Corresponding changes are also made to the method used to calculate the processing allowance in order to account for the addition of hydrometallurgy activities to the definition of processing. These changes will allow operators to treat assets used for hydrometallurgy activities in the same manner as those used for smelting or refining, which are two activities that were already included in the definition of processing.
These changes will apply for fiscal years beginning after December 31, 2013.
Deferral of Changes to the Refundable Tax Credit for Resources Announced in the March 20, 2012 Budget Speech
In the March 20, 2012 Budget Speech, the government announced certain changes to the refundable tax credit regime for resources, which were to apply regarding eligible expenses incurred after December 31, 2013.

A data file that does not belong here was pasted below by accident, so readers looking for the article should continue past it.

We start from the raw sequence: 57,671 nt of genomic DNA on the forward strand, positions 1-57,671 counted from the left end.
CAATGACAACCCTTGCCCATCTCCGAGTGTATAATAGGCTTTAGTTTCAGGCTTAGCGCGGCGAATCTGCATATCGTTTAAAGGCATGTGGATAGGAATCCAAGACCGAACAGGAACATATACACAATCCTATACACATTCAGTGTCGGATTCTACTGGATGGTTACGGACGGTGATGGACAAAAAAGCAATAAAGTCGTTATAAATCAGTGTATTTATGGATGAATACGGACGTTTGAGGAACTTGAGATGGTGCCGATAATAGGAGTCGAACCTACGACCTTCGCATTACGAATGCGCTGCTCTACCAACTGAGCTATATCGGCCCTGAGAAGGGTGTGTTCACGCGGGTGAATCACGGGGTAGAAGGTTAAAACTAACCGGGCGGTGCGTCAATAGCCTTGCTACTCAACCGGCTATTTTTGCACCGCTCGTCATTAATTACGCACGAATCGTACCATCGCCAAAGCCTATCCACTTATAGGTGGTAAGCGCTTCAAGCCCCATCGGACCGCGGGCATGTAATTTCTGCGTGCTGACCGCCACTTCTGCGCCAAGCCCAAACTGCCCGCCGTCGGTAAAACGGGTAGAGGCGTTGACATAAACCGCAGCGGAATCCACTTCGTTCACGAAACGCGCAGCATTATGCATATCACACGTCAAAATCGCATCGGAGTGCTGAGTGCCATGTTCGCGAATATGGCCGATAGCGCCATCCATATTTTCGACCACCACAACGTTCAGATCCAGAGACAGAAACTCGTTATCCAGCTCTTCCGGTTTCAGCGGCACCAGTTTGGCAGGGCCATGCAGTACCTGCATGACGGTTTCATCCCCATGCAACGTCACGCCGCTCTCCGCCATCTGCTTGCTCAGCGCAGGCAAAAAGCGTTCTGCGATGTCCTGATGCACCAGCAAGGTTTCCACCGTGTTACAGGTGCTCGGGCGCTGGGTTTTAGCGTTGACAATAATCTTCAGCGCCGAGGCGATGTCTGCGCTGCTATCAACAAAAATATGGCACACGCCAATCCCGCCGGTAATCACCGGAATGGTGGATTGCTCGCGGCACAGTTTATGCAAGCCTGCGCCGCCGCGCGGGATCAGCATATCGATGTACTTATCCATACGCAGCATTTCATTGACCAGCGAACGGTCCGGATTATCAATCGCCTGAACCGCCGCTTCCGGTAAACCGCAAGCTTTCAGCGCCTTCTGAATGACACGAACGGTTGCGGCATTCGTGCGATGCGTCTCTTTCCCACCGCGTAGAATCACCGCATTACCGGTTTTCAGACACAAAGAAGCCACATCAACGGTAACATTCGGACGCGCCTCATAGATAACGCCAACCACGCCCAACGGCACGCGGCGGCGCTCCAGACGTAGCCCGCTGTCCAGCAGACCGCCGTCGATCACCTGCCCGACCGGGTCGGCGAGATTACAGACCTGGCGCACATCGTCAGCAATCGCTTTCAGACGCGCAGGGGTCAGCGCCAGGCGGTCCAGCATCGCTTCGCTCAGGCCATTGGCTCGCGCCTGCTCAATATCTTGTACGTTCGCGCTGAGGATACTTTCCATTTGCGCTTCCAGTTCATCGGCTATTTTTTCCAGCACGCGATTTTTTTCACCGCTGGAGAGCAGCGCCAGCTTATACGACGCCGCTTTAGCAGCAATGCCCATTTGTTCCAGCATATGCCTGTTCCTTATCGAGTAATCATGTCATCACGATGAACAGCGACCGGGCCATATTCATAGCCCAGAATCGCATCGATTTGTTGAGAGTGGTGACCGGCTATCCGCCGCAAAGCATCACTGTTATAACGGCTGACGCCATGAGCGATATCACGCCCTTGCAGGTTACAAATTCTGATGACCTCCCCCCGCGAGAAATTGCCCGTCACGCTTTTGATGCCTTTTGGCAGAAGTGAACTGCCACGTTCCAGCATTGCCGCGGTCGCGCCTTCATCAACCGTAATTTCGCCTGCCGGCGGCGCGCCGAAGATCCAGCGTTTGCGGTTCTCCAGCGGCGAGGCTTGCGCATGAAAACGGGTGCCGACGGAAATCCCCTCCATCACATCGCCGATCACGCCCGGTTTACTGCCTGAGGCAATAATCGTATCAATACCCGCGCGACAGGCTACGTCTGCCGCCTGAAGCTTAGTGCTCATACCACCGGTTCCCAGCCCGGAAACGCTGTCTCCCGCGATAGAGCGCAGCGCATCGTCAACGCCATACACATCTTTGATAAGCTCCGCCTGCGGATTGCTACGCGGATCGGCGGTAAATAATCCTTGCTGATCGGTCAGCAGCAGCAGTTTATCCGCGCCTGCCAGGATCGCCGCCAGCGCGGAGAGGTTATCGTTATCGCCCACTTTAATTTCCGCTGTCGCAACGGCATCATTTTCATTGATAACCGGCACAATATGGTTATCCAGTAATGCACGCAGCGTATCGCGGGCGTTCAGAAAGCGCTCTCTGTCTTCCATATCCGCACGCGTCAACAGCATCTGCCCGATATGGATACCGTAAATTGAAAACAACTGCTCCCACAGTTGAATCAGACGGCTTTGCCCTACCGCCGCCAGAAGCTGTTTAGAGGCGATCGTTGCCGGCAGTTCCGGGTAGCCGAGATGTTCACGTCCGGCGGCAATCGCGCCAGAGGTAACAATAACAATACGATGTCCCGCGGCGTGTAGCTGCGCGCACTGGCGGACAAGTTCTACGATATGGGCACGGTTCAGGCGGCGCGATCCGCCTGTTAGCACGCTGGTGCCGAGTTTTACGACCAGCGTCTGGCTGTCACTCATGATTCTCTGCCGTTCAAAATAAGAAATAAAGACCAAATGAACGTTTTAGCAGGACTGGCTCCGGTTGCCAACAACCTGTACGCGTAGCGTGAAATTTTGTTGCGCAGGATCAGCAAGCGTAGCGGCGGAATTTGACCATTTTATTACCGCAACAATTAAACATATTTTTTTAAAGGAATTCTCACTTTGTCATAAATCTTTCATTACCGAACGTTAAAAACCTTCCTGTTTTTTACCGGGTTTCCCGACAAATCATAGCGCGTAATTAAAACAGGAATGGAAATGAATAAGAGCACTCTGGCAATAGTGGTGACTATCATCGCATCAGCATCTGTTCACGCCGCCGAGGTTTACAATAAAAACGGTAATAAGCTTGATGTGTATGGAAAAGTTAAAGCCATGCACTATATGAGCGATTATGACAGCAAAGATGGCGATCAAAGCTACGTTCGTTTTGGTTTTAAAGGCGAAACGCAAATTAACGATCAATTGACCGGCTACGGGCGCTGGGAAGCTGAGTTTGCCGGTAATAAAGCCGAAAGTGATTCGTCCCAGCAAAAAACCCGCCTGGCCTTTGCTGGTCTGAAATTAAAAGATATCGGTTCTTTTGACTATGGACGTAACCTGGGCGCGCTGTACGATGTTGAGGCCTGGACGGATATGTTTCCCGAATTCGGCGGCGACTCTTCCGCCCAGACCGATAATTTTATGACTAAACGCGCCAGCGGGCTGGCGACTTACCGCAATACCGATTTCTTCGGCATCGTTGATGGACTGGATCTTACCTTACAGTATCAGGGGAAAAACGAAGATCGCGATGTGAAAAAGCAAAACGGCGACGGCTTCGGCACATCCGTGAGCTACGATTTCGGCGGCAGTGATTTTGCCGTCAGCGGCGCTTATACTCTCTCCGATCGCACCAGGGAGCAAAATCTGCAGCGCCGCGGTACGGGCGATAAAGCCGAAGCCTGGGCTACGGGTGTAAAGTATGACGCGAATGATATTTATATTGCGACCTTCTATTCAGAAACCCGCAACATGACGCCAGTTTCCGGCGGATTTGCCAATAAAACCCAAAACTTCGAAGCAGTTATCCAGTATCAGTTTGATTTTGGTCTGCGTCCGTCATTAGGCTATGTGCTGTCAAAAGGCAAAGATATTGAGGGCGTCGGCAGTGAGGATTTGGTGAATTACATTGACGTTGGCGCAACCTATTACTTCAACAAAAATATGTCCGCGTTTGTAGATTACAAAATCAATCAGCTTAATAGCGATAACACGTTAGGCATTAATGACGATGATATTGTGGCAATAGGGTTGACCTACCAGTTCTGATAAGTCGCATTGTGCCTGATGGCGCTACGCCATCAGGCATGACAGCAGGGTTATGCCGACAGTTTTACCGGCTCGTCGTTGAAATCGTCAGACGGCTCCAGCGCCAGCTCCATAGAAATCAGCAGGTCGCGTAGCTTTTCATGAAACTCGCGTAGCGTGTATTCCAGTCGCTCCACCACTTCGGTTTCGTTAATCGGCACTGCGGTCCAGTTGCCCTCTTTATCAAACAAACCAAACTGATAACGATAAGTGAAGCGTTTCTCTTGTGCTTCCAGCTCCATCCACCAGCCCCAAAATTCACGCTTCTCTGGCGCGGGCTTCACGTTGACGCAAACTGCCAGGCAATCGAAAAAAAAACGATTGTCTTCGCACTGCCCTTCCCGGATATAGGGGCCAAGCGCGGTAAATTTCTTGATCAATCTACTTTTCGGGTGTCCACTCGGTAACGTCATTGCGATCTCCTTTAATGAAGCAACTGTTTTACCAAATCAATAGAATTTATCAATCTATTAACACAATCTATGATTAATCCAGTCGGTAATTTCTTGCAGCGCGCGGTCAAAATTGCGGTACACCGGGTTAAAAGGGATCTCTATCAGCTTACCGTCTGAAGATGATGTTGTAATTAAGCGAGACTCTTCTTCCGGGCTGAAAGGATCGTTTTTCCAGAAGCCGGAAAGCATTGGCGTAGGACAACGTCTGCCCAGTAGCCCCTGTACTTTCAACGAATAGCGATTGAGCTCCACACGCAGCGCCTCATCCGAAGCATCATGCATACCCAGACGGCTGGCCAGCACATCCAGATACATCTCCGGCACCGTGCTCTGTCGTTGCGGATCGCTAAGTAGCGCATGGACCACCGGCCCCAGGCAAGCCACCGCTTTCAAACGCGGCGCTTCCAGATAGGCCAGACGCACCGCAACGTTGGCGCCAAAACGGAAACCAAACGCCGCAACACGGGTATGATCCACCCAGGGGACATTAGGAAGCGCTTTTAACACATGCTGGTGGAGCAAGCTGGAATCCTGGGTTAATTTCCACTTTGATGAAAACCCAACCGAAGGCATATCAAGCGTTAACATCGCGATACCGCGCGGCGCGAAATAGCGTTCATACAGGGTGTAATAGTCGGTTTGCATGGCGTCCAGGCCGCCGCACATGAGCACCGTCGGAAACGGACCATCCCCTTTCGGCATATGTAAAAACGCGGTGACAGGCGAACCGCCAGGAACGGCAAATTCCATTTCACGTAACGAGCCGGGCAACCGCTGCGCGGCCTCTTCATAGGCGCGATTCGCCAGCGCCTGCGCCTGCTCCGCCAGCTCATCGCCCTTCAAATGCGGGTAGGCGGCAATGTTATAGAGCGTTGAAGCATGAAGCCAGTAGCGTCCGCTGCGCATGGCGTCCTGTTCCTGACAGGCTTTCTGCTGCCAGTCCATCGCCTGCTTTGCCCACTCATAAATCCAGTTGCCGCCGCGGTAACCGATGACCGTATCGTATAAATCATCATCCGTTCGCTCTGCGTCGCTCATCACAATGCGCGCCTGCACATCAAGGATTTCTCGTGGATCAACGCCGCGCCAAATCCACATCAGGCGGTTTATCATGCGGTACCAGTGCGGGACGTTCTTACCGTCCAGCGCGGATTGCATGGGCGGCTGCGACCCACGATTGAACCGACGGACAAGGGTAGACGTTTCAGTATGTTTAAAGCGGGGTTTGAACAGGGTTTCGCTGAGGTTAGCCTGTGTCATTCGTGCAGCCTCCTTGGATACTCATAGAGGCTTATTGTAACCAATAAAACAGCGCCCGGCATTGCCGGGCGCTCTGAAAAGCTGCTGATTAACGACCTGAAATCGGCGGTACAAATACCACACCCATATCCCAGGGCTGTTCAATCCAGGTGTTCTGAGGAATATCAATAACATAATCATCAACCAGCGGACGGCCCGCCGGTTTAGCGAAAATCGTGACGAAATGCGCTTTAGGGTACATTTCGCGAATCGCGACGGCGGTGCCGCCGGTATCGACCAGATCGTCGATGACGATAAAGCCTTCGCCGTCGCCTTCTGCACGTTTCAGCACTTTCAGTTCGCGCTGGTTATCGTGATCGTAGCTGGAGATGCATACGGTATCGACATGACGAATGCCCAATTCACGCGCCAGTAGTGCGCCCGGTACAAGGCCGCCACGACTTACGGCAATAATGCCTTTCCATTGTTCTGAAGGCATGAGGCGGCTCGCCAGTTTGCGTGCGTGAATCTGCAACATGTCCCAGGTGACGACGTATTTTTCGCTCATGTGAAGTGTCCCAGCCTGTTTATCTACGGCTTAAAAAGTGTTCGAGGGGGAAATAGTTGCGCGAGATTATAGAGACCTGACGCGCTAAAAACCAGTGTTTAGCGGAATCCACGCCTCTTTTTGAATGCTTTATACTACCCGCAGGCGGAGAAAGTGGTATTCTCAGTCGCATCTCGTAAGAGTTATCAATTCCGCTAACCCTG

These changes were aimed at reducing the rates of the refundable tax credit for resources by ten percentage points where the eligible expenses were related to mining resources, oil and natural gas, and were incurred by a corporation not operating any mineral resource, oil or gas well, and by five percentage points otherwise, except regarding the rates applicable to eligible expenses relating to renewable energy and energy conservation, which would not be reduced. The government had announced that it would restore the five and ten percentage points, as applicable, to certain corporations in exchange for providing an equity stake to the province. Budget 2014-2015 provides that the implementation of the changes will be deferred pending the results of the commission that will be put in place to analyze Québec’s tax systems and assistance measures.